the retail slam continues. disney earnings by three cents first quarter calm sales lost a $.57 on theollars high end. revenue down here on year 11%. it was just a horrible few months for retailers and now it is all about the trickle-down. what about banks that have loans? what about the retail space? jonathan: i need a cyborg assistant to go shopping. on friday, let's get the payroll. a great lineup of guest reacting to the payroll report including mohamed el-erian, rick rieder, and bill gross. from new york city counting you down to payrolls, you are watching bloomberg tv. ♪
record highs or something throughout 2017. if you switch of the board quickly, go to sterling. one projection showing a hung parliament in the u.k. election and another showing a 15 point lead for the tories. that means cable goes nowhere. --lds higher and treasuries 222 -- 2.22 on the 10 year. here is emma chandra. emma: it is the worst attack in kabul since last summer. a massive car bomb exploded today. as many as 80 people were killed and 350 more winded. no one has claimed responsibility. afghan forces are stuck in a stalemate with the taliban and the attacksstate -- there recently. the pentagon is claiming since -- success. an interceptor was fired in
california and destroyed a mock intercontinental ballistic missile. it's the first test in three years. it has taken on more urgency with north korea ramping up a missile testing. president trump's personal lawyer will refuse to cooperate with congressional investigations into russian meddling. cohenl: told -- michael told the new york times -- global news 24 hours a day, powered by more 2600 journalists and analysts in more than 120 countries. i am emma chandra. this is bloomberg. david: thank you so much. just about everyone expects the fed to raise rates in the june meeting with the wirp function on the bloomberg showing the likelihood at more than 90%. the question is what happens after that with some people beginning to ask whether the current -- predicted three hikes will be justified by growth and inflation numbers. one of those peoples as -- one of the people asking the question sits on the fmsc.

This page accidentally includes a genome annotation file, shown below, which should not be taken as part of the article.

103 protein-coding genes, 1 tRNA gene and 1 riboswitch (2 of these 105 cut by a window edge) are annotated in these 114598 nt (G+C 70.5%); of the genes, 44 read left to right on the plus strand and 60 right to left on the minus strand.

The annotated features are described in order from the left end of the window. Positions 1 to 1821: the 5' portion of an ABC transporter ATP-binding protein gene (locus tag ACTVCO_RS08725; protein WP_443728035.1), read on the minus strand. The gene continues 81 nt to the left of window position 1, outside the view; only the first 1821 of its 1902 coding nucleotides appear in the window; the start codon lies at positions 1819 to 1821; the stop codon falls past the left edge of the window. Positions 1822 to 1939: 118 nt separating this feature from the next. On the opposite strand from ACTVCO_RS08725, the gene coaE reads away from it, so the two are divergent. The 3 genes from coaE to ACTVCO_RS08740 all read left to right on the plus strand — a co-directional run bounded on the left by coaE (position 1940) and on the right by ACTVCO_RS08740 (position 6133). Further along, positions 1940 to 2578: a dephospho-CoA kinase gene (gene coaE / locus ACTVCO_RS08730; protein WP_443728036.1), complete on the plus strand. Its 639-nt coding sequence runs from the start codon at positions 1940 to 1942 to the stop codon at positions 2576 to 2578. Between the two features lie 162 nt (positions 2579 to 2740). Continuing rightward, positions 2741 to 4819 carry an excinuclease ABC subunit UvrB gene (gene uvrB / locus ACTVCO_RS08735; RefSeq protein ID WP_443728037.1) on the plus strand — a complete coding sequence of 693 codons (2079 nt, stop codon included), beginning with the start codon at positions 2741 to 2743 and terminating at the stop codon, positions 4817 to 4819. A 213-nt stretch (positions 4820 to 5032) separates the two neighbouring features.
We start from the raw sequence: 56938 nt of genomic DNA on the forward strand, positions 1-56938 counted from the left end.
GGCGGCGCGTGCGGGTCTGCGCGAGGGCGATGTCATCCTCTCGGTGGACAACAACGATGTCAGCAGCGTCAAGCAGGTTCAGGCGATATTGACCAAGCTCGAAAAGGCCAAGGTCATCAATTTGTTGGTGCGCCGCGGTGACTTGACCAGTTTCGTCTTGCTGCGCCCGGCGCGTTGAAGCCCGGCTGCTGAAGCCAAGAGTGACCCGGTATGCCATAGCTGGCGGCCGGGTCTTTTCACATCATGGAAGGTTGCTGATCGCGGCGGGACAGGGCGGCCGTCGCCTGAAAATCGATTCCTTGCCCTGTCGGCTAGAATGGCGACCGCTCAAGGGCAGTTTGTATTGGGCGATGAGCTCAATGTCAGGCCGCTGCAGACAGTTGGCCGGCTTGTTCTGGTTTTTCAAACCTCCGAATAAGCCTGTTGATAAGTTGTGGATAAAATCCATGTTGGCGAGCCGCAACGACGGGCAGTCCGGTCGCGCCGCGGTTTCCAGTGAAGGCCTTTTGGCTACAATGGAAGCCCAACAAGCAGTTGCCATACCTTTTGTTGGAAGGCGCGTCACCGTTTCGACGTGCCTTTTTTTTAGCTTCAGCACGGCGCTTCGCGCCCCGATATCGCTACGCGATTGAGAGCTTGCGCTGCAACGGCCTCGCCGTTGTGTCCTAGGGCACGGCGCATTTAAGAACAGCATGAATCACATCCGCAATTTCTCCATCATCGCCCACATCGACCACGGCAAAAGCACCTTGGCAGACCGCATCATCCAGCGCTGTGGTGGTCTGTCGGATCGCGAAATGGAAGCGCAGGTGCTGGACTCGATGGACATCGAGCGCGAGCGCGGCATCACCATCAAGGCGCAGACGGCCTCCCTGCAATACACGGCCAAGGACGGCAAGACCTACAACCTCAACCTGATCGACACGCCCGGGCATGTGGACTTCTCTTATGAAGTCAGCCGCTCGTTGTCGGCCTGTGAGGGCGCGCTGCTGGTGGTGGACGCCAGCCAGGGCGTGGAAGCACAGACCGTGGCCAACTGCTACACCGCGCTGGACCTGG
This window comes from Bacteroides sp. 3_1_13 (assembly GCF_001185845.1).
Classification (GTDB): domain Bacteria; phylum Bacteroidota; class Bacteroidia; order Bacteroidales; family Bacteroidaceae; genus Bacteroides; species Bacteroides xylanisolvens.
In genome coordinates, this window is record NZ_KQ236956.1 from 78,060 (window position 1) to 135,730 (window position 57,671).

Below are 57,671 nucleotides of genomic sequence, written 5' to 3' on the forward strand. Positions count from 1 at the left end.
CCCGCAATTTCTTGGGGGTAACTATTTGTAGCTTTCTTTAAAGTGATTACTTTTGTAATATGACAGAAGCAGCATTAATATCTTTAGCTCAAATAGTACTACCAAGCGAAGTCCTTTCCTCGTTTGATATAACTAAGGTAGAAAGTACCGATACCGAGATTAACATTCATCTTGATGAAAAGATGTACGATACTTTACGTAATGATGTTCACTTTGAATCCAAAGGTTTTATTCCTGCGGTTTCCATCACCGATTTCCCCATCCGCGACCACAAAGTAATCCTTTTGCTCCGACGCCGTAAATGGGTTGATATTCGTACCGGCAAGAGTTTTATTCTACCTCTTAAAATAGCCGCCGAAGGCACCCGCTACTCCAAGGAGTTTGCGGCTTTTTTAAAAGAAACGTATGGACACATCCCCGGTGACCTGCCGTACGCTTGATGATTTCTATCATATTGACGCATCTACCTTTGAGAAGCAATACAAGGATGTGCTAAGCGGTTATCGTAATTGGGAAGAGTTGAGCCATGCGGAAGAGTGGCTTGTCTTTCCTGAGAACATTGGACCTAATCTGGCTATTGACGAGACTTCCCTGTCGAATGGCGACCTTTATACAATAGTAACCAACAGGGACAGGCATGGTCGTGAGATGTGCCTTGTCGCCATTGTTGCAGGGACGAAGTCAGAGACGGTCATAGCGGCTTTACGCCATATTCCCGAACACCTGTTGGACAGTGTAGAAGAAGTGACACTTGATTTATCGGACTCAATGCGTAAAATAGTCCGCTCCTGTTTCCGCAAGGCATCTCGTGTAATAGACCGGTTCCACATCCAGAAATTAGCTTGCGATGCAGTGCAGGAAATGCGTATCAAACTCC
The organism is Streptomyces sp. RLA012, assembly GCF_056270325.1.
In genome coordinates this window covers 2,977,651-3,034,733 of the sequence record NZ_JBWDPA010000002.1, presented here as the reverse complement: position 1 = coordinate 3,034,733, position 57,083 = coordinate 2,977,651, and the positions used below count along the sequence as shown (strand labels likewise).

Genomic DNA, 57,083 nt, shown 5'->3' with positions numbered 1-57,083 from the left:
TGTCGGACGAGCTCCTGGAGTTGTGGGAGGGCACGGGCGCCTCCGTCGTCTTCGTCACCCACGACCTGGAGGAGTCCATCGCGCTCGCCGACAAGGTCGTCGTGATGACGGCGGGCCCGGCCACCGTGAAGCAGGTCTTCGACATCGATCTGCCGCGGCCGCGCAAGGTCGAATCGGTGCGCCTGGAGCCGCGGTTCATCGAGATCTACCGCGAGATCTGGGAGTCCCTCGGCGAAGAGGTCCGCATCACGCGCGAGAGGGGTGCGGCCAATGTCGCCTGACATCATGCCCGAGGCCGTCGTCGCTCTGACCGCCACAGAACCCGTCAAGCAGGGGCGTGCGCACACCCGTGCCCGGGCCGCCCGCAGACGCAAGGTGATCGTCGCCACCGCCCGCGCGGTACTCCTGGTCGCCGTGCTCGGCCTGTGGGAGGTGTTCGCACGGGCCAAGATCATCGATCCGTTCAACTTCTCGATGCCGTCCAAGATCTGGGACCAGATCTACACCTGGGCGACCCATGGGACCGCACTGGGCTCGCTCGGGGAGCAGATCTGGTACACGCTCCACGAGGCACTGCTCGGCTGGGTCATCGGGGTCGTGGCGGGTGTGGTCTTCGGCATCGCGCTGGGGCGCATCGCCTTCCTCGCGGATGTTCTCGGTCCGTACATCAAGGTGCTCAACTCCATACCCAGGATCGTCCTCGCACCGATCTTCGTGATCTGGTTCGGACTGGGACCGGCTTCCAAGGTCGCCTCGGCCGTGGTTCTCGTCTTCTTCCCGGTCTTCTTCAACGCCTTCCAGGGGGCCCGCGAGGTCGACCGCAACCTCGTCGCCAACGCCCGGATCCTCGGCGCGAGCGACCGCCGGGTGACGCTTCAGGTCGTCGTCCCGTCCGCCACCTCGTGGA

>> i see tension between signs the economy is in the neighborhood of full employment and signs the tentative progress on inflation may be slowing. if that tension between the progress on unemployment and the lack of progress on inflation persists, it may lead me to reassess the expected path of policy in the future although it is premature to make that call today. david: still with us are megan greene and jordan rochester. a us now is brian jacobsen. he is chief portfolio strategist with wells fargo funds. welcome to the program. good to have you here. address this tension talked about between what she calls the neighborhood of four employment on one hand and perhaps slowing inflation. how do you reconcile the -- reconcile those? economists point to a phillips curve, but even
the new zealand economist who came up with a phillips curve admitted that perhaps the phillips curve was unique to a particular period in time in history. i think just a model of a phillips curve doesn't work. you can have a full employment and relatively low inflation. it all depends on what is happening as far as efficiency -- gains in manufacturing. we have seen durable goods inflation. that is not necessarily a bad thing. david: we haven't seen productivity gains. not particularly. it is reminiscent of the late 1980's when they said the computer revolution was showing up everywhere except the data. perhaps we are seeing something similar. david: if there were efficiency gains wouldn't that show up in productivity? brian: it should. when you are looking at productivity it is the overall business sector which is moving more toward services. when you look at durable goods, we actually have seen declines in prices. david: megan, how to use square these two apparent tensions? megan: i think you are right.